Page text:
Ex-Russian spy 'deliberately targeted' with nerve agent in England

Police officers stand outside a Zizzi restaurant in Salisbury, England, Wednesday, March 7, 2018, near to where former Russian double agent Sergei Skripal was found critically ill. PlayAP
WATCH Authorities confirm chemical attack on former Russian spy, daughter

Police and forensic experts wearing protective suits and gas masks worked steadily into the night in Salisbury on Wednesday, as the investigation into the chemical attack on a former Russian spy and his daughter picked up pace.

Interested in United Kingdom?

Add United Kingdom as an interest to stay up to date on the latest United Kingdom news, video, and analysis from ABC News.
Add Interest

Britain’s counterterrorism network announced that Sergei Skripal and his daughter Yulia Skripal were exposed to a nerve agent on Sunday afternoon. They were spotted convulsing and slumped on a park bench by local residents who alerted the authorities.

Police have now identified the chemical agent in question, but declined to name the substance or details on how it was administered. Police added that the investigation has turned to focus on identifying the perpetrators behind what they described as a "deliberate targeting" of the Skripals.

PHOTO: Sergei Skripal, a former colonel of Russias GRU military intelligence service, looks on inside the defendants cage as he attends a hearing at the Moscow military district court, Russia, in this Aug. 9, 2006 file photo.Polaris
Sergei Skripal, a former colonel of Russia's GRU military intelligence service, looks on inside the defendants' cage as he attends a hearing at the Moscow military district court, Russia, in this Aug. 9, 2006 file photo.

Nerve agents are toxic chemicals that attack the body's nervous system and are usually absorbed through the skin. Typical symptoms from being exposed to nerve agents are consistent with witness accounts that described the Skripals in the park where they were spotted as "frothing in the mouth" and displaying unusual, erratic behavior.

Britain’s outgoing counterterrorism chief Mark Rowley said that "hundreds" of officers and specialists were investigating hours of footage, witness testimony and forensic evidence, trying to put together a detailed timeline of the two victims' Sunday afternoon.

He told media outside Scotland Yard on Wednesday evening that "having established that a nerve agent is the cause of the symptoms leading us to treat this as attempted murder, I can also confirm that we believe the two people originally who became unwell were targeted specifically."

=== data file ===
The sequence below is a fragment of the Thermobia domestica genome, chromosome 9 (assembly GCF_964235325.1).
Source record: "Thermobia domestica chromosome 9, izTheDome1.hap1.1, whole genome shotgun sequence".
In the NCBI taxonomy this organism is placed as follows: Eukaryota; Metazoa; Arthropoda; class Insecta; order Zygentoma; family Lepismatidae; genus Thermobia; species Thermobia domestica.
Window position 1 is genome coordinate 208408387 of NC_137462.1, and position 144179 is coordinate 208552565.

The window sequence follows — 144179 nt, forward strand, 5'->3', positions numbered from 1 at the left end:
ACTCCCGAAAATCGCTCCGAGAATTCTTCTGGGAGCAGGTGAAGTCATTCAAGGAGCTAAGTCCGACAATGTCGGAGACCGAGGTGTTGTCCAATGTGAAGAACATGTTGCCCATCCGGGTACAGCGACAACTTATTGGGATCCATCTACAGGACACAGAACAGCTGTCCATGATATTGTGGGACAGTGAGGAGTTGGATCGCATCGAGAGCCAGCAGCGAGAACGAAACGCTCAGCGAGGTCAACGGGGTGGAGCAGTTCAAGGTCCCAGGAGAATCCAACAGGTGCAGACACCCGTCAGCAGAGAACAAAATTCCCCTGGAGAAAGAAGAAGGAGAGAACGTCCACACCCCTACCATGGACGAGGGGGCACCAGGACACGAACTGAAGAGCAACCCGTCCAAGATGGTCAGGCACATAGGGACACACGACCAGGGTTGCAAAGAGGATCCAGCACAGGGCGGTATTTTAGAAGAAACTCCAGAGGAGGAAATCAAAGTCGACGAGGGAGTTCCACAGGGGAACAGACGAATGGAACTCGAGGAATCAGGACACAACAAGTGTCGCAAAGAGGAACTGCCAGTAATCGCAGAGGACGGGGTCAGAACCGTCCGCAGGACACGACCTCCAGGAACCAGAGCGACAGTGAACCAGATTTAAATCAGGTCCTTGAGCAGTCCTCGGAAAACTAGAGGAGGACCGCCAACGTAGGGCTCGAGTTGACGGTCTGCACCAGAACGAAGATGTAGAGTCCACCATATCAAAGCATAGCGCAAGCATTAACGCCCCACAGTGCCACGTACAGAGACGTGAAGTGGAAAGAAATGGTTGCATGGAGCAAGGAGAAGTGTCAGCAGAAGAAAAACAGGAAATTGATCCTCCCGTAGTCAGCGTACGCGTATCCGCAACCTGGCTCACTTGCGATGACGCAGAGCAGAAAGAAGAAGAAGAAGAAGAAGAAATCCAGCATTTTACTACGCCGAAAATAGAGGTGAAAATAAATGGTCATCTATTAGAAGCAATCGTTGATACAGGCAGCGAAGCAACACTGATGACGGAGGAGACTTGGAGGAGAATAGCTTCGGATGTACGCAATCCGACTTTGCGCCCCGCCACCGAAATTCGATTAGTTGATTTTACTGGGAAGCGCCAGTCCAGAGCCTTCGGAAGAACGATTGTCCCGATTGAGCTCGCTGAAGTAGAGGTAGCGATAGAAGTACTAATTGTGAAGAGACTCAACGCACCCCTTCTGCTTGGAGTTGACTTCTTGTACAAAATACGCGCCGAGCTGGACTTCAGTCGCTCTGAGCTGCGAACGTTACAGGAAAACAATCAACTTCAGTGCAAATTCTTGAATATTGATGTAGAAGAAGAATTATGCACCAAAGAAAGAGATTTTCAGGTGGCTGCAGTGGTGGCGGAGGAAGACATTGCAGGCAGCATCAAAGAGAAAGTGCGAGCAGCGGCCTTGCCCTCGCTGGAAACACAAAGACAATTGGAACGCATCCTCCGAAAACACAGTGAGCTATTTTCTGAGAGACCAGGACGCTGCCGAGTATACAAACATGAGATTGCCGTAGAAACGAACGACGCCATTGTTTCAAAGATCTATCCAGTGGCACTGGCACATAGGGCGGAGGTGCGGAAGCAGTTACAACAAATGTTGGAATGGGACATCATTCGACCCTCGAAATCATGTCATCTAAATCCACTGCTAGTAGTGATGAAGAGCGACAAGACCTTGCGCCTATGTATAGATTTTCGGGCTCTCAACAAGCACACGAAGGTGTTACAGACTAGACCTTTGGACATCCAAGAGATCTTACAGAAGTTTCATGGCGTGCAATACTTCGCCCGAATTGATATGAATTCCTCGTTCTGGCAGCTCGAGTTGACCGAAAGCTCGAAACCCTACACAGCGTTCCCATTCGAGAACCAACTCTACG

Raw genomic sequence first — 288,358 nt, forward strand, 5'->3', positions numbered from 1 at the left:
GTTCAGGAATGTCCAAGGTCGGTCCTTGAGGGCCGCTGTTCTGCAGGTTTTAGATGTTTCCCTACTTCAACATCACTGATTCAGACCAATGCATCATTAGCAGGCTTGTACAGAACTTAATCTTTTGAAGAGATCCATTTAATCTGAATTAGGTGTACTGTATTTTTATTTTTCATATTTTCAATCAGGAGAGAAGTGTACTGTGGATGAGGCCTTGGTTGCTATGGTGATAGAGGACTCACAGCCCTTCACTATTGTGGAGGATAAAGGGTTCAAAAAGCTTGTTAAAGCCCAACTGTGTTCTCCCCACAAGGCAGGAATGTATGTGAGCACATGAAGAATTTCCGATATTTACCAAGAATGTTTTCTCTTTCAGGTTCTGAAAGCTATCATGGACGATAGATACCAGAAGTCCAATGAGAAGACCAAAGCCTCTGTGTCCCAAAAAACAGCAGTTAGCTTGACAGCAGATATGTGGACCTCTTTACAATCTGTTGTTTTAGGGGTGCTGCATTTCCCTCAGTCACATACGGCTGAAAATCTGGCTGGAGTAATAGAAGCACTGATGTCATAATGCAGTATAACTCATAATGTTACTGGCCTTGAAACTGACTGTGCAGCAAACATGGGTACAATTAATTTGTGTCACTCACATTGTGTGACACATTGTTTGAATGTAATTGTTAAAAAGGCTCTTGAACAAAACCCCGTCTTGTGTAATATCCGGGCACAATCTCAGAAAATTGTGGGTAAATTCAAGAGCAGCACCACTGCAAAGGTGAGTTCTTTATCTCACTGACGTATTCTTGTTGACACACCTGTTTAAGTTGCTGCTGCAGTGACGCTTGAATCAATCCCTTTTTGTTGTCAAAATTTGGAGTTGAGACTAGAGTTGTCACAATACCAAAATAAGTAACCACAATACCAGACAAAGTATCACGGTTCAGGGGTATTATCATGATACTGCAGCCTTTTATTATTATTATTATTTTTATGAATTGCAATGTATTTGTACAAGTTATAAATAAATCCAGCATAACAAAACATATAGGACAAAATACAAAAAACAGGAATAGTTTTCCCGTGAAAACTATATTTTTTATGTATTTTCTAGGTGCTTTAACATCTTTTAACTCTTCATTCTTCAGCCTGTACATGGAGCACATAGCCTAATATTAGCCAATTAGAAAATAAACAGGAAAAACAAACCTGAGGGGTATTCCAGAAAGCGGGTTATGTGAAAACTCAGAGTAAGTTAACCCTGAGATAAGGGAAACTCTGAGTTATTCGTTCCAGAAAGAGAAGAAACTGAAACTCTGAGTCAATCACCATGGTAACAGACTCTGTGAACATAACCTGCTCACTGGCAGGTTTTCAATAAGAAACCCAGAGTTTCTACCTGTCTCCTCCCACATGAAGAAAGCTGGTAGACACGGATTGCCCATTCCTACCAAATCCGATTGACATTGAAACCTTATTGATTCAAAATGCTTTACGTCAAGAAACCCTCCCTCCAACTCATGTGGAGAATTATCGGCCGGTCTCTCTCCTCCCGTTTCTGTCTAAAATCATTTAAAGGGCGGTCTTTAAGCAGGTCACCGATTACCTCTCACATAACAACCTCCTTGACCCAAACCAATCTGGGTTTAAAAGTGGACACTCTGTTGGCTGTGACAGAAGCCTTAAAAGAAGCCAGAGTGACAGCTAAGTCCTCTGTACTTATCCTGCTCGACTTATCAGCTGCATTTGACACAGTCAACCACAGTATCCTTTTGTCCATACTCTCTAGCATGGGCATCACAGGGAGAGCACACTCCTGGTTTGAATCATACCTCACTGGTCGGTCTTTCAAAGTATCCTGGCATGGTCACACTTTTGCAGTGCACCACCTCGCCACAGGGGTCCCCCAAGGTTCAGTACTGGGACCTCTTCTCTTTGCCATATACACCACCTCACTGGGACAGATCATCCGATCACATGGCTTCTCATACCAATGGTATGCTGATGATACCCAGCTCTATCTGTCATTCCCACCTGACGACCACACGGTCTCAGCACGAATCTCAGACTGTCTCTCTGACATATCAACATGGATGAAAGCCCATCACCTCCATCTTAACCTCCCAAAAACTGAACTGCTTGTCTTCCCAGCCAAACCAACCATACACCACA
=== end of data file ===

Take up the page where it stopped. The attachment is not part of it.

Emergency response personnel who arrived first on the scene were treated on Tuesday. One officer, Sgt. Nick Bailey, according to police, was in "critical condition" on Wednesday.

The home secretary, Amber Rudd, told "Good Morning Britain" on Thursday morning that she had been advised the police officer remains in treatment but had improved, and was engaging and talking with authorities.

"I've spoken to Mark Rowley this morning that the two targets are still in very serious condition," she said. "The policeman is talking and engaging, so I'm more optimistic for him, but it's still too early to say. This is a nerve agent. We are still treating it as very serious."

In an interview with ITV News Prime Minister Theresa May was asked whether she would expel Russian ambassadors from the U.K.

"We will do what is appropriate, we will do what is right, if it is proved to be the case that this is state-sponsored," she said.

Both Skripals are being treated at Salisbury District Hospital.

Skripal, 66, was a former colonel in the GRU –- Russian military intelligence. He had been spying for Britain’s foreign intelligence service MI6 when he was convicted of treason in Russia in 2006. In 2010, he was part of a high-profile prisoner exchange with the United States, and sought refuge in the U.K. where he had been living a quiet life in the small city of Salisbury.

Earlier in the week, foreign secretary Boris Johnson told Parliament that the government would respond "robustly and appropriately" if it transpired that the attack was carried out by a foreign government on British soil.

Similarities with the 2006 poisoning of former Russian spy Alexander Litvinenko have caused speculation as to whether Russia is somehow involved.

A British inquiry into Litvinenko's murder found the Kremlin to be responsible.

A Russian Foreign Ministry spokeswoman said that foreign media had used the Skripal incident as part of an "anti-Russia campaign."

The Kremlin has said that Russia has no information on the attack in Salisbury, but would cooperate with the investigation if asked by the British.

Yulia Skripal, 33, was visiting her father before the two fell suddenly ill on Sunday, reportedly after they visited Zizzi’s, an Italian restaurant in the center of the city.

Four days after the incident the restaurant remains closed and guarded around the clock by police. A nearby pub has also been closed since Tuesday.

Outside the city, in a nearby town called Amesbury, a business park has been cordoned off by police as a precaution.